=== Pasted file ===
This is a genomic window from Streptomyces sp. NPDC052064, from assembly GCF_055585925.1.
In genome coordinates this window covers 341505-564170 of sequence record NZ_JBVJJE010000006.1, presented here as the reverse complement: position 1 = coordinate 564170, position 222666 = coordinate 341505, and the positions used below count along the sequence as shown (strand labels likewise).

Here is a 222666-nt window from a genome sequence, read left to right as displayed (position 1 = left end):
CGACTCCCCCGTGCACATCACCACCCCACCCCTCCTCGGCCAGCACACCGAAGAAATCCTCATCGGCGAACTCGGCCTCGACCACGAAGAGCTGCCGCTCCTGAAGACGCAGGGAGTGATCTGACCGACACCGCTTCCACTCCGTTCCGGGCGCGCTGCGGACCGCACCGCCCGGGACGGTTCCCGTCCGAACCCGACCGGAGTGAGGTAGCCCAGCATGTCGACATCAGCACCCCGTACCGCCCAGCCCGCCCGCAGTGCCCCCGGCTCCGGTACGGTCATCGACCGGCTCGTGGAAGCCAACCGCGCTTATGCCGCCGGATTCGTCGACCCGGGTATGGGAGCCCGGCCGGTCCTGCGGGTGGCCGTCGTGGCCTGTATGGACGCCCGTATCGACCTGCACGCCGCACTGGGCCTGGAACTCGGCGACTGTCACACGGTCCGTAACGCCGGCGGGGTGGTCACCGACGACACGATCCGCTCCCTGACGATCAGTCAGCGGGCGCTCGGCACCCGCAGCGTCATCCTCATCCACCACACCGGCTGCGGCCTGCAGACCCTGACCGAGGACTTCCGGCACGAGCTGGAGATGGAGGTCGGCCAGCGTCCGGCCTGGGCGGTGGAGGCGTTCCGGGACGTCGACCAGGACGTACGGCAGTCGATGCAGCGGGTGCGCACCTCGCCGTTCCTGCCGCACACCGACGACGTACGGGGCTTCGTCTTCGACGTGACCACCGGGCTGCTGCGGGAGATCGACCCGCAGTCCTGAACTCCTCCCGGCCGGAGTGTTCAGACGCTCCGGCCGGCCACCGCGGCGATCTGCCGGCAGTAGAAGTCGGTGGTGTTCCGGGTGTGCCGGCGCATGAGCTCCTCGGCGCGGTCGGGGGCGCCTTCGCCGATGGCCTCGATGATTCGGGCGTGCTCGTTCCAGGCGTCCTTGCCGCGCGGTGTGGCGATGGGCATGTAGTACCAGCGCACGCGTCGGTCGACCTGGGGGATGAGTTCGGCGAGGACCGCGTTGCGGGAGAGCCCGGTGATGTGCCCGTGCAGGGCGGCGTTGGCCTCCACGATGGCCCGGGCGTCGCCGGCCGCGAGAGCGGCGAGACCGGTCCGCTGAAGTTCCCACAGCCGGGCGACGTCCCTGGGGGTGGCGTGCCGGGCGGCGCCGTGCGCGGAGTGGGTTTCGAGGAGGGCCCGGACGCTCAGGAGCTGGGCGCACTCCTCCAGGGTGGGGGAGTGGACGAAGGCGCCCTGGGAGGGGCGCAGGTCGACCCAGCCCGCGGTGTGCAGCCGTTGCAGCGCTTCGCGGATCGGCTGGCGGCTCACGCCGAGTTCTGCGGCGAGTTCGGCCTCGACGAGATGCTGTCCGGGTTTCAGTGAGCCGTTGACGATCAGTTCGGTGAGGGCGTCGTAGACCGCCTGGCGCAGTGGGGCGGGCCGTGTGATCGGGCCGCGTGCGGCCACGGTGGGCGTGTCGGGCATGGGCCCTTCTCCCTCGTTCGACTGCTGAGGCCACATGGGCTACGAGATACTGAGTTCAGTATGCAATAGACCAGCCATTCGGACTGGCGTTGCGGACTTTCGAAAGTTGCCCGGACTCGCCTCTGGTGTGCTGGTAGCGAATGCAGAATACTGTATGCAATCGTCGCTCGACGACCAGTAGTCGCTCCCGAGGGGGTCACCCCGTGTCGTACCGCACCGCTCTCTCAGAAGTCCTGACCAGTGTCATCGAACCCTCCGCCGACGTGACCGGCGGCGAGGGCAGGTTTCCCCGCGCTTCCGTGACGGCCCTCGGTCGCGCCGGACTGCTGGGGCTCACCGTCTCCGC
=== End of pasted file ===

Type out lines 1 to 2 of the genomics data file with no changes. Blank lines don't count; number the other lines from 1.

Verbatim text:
This is a genomic window from Streptomyces sp. NPDC052064, from assembly GCF_055585925.1.
In genome coordinates this window covers 341505-564170 of sequence record NZ_JBVJJE010000006.1, presented here as the reverse complement: position 1 = coordinate 564170, position 222666 = coordinate 341505, and the positions used below count along the sequence as shown (strand labels likewise).